A NovelBook - 2000
Bill McCloskey's novel Highliners established him as one of the foremost chroniclers of Alaska and earned raves and a loyal following for its exuberant, authentic depiction of life in America's most dangerous profession - commercial fishing. Now Breakers picks up where Highliners left off, following the fortunes of fisherman Hank Crawford, his wife Jody, iron-nosed cannery manager Swede Scorden, and the other vivid characters who make their living from the sea. Hank has come far from his days as a greenhorn. A skipper with his own boat and crew, he's taken on a whole new set of responsibilities - a third child, a brand-new boat, a dream house, and plenty of bank loans. It all seems manageable as long as the seemingly endless hauls of crab and salmon keep flowing in. Then, suddenly as a winter squall, trouble hits. Hank's boat is damaged; his youngest child falls ill; a devastatingly poor crab season brings little income; salmon prices plummet. During a trip to Japan, a troubled Hank is tempted to compromise his business ethics to save his boat - and drawn into a careless romance that could cost him the wife and family he loves. Breakers captures the excitement and danger of the fisherman's trade; the massive crab pots that can crush an unwary man in a moment; the homecoming celebrations in the Kodiak bars; the clashes between the fishermen and the foreign fleets that use legal loopholes to plunder American waters; the exhilarating abundance of an Alaskan fishing season in full swing; and the terrible fury of a storm sweeping against a twenty-foot tide. It is also a captivating portrait of a good man at a moral crossroads.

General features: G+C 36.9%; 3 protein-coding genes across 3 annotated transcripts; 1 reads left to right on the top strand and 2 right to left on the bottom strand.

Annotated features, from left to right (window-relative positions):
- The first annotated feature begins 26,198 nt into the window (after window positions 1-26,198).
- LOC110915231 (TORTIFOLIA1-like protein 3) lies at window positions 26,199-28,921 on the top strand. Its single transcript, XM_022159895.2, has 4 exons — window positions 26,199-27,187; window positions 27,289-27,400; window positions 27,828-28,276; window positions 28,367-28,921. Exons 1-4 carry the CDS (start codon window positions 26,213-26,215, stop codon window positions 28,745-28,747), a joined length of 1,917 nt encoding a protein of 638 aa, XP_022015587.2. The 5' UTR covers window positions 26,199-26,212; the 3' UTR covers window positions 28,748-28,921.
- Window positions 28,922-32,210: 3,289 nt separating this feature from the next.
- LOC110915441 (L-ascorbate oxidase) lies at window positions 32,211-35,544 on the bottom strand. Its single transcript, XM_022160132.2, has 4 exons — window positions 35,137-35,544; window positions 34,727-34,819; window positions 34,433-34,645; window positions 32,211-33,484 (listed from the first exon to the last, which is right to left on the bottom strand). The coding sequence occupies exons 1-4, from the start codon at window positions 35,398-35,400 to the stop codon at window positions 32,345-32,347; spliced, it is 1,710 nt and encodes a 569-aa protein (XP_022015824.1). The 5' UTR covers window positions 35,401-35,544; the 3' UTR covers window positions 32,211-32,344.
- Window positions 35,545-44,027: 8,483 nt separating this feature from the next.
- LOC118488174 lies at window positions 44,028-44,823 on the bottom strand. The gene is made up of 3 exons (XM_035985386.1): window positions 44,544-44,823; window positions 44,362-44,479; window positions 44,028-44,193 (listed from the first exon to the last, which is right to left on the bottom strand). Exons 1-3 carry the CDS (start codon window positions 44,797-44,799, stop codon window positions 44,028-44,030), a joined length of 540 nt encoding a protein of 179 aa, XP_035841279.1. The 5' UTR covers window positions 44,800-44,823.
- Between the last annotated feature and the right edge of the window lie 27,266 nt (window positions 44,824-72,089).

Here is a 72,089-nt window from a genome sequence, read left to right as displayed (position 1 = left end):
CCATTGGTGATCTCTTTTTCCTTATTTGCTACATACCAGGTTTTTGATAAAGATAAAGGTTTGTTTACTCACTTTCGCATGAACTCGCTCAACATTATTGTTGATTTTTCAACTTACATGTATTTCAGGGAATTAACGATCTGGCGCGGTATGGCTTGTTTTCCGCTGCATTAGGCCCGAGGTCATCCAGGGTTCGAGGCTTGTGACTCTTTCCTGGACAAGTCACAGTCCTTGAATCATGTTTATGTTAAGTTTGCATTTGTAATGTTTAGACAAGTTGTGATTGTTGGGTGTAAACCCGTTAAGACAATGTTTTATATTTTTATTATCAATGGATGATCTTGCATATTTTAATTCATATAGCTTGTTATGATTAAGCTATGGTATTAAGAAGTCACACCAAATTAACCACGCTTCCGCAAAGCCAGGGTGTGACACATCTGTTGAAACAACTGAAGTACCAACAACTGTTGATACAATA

Publisher: New York : Lyon's Press, 2000.
Branch Call Number: MCC
Characteristics: xiv, 350 p. : maps